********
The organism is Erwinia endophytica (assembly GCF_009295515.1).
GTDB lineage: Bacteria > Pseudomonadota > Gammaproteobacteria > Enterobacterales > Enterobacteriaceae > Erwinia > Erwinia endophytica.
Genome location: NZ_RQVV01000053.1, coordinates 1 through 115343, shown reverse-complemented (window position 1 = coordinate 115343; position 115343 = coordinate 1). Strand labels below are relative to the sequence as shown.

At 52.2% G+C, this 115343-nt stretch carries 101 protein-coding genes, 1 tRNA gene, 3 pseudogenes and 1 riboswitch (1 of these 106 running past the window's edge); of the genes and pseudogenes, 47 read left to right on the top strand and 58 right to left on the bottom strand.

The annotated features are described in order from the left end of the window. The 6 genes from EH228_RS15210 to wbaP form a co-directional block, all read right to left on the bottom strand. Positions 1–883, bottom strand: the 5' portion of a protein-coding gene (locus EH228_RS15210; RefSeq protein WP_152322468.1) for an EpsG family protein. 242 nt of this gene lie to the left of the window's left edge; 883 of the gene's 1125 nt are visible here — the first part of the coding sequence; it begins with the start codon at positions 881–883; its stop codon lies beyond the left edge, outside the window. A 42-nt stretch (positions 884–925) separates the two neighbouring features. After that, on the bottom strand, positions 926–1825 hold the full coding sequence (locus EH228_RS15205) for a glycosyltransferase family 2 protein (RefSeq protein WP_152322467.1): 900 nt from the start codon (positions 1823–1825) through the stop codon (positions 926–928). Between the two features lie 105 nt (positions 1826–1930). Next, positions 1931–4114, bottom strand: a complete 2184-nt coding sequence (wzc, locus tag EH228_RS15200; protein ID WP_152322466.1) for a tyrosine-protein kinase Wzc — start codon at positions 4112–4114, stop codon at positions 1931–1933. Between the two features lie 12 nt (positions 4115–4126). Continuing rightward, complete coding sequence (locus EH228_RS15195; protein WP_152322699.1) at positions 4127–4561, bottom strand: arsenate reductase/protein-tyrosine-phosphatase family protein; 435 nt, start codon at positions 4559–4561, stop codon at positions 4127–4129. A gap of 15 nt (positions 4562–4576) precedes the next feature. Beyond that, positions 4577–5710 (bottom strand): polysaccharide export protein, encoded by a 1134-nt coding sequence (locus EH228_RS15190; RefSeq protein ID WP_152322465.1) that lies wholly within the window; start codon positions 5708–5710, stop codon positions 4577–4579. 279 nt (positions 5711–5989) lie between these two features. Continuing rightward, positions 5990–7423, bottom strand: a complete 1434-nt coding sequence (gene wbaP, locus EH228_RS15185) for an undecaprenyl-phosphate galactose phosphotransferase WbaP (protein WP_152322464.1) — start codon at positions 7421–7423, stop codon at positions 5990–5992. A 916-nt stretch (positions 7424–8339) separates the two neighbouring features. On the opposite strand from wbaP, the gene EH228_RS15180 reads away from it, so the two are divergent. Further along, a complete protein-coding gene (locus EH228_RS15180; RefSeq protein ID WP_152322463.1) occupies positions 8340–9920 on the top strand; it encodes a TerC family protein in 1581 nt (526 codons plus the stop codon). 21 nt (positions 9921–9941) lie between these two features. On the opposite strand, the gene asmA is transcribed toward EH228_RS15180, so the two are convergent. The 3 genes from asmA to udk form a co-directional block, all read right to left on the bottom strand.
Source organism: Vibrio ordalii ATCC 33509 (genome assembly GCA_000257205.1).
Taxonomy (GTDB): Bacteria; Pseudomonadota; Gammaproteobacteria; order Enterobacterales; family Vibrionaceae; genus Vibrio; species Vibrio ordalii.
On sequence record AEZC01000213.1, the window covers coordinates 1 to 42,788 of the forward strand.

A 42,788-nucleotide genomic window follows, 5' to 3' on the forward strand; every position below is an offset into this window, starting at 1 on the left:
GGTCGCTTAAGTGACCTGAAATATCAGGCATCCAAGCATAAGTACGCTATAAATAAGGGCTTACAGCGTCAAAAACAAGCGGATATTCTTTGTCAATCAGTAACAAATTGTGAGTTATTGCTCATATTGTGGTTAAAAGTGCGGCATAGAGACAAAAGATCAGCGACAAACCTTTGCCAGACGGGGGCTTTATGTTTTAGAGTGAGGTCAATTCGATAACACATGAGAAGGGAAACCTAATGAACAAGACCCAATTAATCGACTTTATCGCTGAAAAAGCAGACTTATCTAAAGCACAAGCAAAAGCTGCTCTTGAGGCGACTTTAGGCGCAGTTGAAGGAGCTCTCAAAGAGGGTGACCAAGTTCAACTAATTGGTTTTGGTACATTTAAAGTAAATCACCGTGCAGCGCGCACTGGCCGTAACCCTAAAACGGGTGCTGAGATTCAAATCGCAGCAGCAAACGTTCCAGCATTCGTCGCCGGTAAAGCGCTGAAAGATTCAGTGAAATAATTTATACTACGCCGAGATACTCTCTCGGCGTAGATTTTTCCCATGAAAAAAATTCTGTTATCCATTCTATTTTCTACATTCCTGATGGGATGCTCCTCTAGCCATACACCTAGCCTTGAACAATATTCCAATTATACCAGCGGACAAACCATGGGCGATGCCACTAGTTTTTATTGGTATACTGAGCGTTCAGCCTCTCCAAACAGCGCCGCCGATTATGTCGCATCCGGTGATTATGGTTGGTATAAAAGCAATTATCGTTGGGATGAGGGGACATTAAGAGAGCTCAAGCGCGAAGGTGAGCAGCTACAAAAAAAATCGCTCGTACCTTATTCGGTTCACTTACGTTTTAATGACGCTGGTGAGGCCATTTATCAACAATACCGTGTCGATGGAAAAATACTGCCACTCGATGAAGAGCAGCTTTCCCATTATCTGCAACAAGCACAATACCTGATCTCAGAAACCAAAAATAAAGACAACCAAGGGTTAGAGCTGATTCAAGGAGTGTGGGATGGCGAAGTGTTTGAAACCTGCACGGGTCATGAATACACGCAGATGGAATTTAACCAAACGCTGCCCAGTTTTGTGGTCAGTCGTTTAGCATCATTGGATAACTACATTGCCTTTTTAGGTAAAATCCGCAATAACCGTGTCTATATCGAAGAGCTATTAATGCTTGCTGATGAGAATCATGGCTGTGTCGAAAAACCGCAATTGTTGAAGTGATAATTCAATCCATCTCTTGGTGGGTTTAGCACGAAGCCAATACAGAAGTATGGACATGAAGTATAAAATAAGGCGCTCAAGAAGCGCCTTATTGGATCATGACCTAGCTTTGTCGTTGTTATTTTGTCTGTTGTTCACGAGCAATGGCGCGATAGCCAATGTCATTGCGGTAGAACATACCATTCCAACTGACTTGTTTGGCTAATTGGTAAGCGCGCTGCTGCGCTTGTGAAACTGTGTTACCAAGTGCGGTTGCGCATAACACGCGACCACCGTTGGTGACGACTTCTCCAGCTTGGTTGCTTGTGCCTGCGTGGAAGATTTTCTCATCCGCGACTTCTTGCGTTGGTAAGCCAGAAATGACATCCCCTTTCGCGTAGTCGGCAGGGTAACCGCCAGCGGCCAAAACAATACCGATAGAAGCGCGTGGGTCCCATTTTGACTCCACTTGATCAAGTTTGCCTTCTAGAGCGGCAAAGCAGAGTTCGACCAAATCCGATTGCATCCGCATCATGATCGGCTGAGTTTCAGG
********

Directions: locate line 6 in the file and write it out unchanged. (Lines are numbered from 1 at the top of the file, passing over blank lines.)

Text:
Source organism: Vibrio ordalii ATCC 33509 (genome assembly GCA_000257205.1).